In Puerto Rico, each town celebrates its fiestas patronales [patron saint festivals] in honor of the town’s patron saint. The festivities include religious processions, booths selling local foods and arts and crafts, cultural events, and a variety of performances. Although the processions originated as Catholic rites, they are imbued with African traditions, indigenous (Taíno) elements, and many other cultural details that have been woven in throughout years of social and historical transformations. Perhaps the patron saint holiday that better captures Puerto Rico’s African heritage is the Fiestas de Santiago Apóstol [the Feasts of St. James] in Loíza Aldea (the actual saint day is July 25). Other towns in Puerto Rico— Aibonito, Fajardo, Guánica, and Santa Isabel— share the same parton saint, but Loiza Aldea’s Fiestas de Santiago have become renowned on the island and beyond are and very heavily attended. It blends folk and religious ceremonies including costumes, colorful masks, floats, drumming, and bomba and plena dancing. A main feature of the Loíza festivities are the processions held on three consecutive days, the processions for Santiago of the Men, Santiago of the Women, and Santiago of the Children.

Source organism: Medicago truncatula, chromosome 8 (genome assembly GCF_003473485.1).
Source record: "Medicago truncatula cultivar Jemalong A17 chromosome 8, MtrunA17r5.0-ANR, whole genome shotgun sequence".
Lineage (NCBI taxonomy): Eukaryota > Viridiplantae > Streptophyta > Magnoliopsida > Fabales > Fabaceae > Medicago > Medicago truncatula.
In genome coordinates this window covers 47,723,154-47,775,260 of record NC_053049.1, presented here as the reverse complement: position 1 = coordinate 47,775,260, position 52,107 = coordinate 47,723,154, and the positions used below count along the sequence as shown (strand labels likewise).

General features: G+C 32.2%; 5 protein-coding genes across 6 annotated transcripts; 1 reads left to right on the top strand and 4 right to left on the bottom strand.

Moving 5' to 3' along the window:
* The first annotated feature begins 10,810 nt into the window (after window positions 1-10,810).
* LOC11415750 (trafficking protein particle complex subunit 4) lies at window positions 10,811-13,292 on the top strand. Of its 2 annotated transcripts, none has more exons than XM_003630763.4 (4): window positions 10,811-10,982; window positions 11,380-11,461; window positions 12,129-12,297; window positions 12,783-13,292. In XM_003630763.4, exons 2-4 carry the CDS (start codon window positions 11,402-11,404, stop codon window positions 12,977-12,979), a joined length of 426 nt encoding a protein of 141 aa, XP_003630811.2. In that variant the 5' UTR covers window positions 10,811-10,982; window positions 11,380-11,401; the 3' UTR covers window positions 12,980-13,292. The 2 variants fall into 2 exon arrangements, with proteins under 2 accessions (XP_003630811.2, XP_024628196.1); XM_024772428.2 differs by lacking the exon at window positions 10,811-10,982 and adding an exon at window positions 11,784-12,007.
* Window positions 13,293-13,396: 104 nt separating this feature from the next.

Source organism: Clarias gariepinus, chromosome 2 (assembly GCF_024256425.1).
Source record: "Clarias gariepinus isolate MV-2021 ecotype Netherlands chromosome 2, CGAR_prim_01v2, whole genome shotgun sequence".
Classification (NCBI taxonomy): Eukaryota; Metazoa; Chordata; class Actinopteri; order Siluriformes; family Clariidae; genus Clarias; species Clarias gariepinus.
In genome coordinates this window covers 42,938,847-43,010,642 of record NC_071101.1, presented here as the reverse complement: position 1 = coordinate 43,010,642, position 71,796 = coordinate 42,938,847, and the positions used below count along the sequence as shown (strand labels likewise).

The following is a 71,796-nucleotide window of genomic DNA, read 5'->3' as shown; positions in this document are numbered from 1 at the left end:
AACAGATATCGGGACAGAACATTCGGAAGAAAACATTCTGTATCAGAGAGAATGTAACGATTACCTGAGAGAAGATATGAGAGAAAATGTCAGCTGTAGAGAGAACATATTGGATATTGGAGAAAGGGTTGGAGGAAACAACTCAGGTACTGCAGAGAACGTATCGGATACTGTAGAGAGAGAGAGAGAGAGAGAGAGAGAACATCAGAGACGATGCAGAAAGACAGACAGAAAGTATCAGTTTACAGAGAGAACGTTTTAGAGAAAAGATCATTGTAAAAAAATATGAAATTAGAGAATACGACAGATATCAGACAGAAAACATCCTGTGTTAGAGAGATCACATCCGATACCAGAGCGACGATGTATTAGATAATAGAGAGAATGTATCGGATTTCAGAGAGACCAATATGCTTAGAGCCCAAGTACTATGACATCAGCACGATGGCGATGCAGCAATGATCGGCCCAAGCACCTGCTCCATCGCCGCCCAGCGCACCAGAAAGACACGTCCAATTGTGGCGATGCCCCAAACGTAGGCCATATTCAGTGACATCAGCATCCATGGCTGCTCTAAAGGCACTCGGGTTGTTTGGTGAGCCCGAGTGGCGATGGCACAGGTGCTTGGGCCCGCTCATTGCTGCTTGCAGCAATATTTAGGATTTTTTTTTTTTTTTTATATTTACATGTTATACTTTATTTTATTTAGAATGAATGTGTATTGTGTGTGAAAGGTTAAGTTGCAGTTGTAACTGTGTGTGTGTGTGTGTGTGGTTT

For Lowell Fiet’s detailed description of the Santiago traditions in Loíza, such as the three processions, correr el santo, and the traditional carnival characters— caballeros (knights or gentlemen), vejigantes (demon-tricksters), locas (cross-dressed crazy women with blackened faces), and viejos (old men, sometimes called locos)— please see our previous post What’s On Our Nightstands: Re/visions of Santiago Apóstol. This year, the festivities will be held July 22-26, 2009.
Photo of caballero by Héctor Méndez Caratini from http://www.elmuseo.org/exhib_past.html
For more information and photo of vejigante (and more photos of Loíza´s “Fiestas”), see http://www.paolanogueras.net/sanaposintro.htm
For an article on the masks of Loíza, see Myriam Vargas´ “Masks of Puerto Rico: Festivals in honor of Saint James the Apostle in Loiza Aldea,” see http://www.preb.com/apuntes3/masks.htm